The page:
Showing posts from August, 2012

Some Thoughts on the Church - Carretto

I found this modern "desert father" about seven or eight years ago. He just keeps on pushing me to love and to understand and to grow. Enjoy! Jon “How baffling you are, oh Church, and yet how I love you! How you have made me suffer, and yet how much I owe you! I would like to see you destroyed, and yet I need your presence. You have given me so much scandal and yet you have made me understand what sanctity is. I have seen nothing in the world more devoted to obscurity, more compromised, more false, and yet I have touched nothing more pure, more generous, more beautiful. How often I have wanted to shut the doors of my soul in your face, and how often I have prayed to die in the safety of your arms. No, I cannot free myself from you, because I am you, though not completely. And besides, where would I go? Would I establish another? I would not be able to establish it without the same faults, for they are the same faults I carry in me. And if I did establish another, it woul

Yes, We Might Question Technology….

Neil Postman was one of those writers/educators that I ran into at the right time…at just the time I needed some influencing. I didn’t run into him literally ; I ran into him literarily—I found his books: Amusing Ourselves to Death , Teaching as a Subversive Activity , The End of Education , and others. I was a young grad student at U of L…passionate to be a good teacher, a life-changing teacher. Postman gave me a lot to think about. I didn’t buy everything he was selling, but I bought enough to know that he and I were kindred spirits in a way—we were going to question everything. In March 1998, Postman presented “Five Things We Need to Know About Technological Change” at a conference in Colorado. I wasn’t there…but I was with him all the way. Even though he penned and voiced these words some 14 years ago, we need to hear them again. Below, I’ve pulled out his five main ideas, in his own words. At the end, there is a link to the full text of his presentation…in case you want to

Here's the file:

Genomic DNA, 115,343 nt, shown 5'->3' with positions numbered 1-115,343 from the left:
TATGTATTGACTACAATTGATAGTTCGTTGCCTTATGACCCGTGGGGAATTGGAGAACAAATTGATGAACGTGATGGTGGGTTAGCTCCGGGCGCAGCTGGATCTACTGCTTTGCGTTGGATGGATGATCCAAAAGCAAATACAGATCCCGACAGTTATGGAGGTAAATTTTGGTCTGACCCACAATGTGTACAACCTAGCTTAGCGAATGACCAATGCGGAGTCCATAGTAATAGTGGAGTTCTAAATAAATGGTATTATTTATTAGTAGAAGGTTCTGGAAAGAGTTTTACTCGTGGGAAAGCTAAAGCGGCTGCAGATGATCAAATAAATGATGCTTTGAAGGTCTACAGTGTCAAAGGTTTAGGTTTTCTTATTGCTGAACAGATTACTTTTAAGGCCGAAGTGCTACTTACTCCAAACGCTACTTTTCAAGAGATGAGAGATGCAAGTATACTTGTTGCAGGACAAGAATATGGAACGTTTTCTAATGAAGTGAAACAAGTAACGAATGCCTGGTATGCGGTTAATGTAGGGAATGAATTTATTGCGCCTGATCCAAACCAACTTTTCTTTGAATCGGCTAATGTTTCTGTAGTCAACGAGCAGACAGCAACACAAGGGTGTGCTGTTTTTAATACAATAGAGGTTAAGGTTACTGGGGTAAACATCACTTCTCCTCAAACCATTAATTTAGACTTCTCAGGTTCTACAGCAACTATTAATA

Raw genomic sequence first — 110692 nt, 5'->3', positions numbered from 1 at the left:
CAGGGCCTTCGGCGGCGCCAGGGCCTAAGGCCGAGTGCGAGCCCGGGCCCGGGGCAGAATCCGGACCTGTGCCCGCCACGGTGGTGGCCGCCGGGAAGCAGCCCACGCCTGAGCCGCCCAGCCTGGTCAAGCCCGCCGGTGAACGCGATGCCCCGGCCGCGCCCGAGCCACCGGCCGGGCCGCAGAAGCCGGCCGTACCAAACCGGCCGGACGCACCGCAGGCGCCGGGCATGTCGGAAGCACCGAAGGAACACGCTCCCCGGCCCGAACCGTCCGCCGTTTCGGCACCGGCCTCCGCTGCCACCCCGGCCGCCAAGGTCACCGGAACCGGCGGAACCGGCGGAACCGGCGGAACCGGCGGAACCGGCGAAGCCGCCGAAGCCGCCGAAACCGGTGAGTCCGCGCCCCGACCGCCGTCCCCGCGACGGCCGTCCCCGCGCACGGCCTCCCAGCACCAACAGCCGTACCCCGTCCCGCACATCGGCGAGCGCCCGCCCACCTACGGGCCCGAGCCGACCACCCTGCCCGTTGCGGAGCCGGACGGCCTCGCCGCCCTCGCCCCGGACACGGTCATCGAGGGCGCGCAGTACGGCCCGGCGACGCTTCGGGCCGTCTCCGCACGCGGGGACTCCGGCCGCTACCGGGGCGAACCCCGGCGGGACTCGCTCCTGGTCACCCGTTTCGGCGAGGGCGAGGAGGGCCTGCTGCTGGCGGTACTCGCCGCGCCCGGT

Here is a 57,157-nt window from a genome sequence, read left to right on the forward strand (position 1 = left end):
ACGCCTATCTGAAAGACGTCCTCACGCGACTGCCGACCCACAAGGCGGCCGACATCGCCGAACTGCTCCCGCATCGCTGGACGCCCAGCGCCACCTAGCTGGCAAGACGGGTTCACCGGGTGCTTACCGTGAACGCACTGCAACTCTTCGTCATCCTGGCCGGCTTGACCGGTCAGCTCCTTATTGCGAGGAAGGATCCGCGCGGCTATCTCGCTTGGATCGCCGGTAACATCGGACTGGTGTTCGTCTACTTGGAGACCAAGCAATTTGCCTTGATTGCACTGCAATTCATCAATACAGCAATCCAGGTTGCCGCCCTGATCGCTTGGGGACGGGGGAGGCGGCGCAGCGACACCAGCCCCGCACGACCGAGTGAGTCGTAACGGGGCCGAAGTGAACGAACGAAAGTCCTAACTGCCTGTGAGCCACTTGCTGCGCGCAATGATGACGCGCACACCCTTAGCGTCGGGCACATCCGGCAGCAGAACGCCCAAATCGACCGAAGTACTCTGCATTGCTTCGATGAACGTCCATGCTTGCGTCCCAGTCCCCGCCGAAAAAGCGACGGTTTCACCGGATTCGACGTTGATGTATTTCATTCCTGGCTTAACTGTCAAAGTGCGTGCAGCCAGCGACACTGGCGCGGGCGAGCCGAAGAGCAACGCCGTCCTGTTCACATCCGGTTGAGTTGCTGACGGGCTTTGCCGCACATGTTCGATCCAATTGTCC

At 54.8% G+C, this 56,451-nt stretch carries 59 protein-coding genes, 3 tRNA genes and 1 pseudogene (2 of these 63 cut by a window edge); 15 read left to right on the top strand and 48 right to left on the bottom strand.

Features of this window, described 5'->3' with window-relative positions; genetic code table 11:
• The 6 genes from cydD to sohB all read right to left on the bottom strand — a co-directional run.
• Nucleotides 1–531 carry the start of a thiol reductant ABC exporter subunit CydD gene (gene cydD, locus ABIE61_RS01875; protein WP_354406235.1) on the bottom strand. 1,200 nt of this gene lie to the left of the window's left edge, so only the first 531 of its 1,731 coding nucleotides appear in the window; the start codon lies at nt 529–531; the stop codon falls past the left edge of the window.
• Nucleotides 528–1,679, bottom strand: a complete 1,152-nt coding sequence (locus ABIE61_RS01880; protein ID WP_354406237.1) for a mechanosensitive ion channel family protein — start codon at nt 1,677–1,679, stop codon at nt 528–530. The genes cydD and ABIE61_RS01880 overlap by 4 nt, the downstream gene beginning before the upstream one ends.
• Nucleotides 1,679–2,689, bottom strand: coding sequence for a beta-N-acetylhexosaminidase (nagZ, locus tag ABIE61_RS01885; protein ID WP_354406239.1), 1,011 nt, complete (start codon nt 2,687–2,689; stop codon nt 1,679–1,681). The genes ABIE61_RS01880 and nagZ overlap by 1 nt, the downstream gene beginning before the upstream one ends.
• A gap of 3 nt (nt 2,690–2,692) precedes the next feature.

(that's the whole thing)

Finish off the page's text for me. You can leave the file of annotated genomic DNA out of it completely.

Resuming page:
Sweet Relief...

I’m reading Carlo Carretto again ( Letters from the Desert ), an intimate work that follows Carretto’s feet and mind into the desert of North Africa.  He had been very active in the Church for many years, and quite suddenly he hears God call him to leave it all behind in his homeland of Italy and follow God into the desert. At one point towards the beginning of the book, he is contemplating his earnest, dedicated labors and activity in the church back home, his practice of running “continually from one project to another, from one meeting to another, from one city to another”.  While involved in all of that, he had been operating on a worldview that went something like this:  God created the world and then stepped aside to rest; Christ founded the Church and then disappeared in to heaven to let the Church save the world.  Carretto says he imagined that his frenzied life and work were somehow part of the column that was holding everything up and everything together. I drew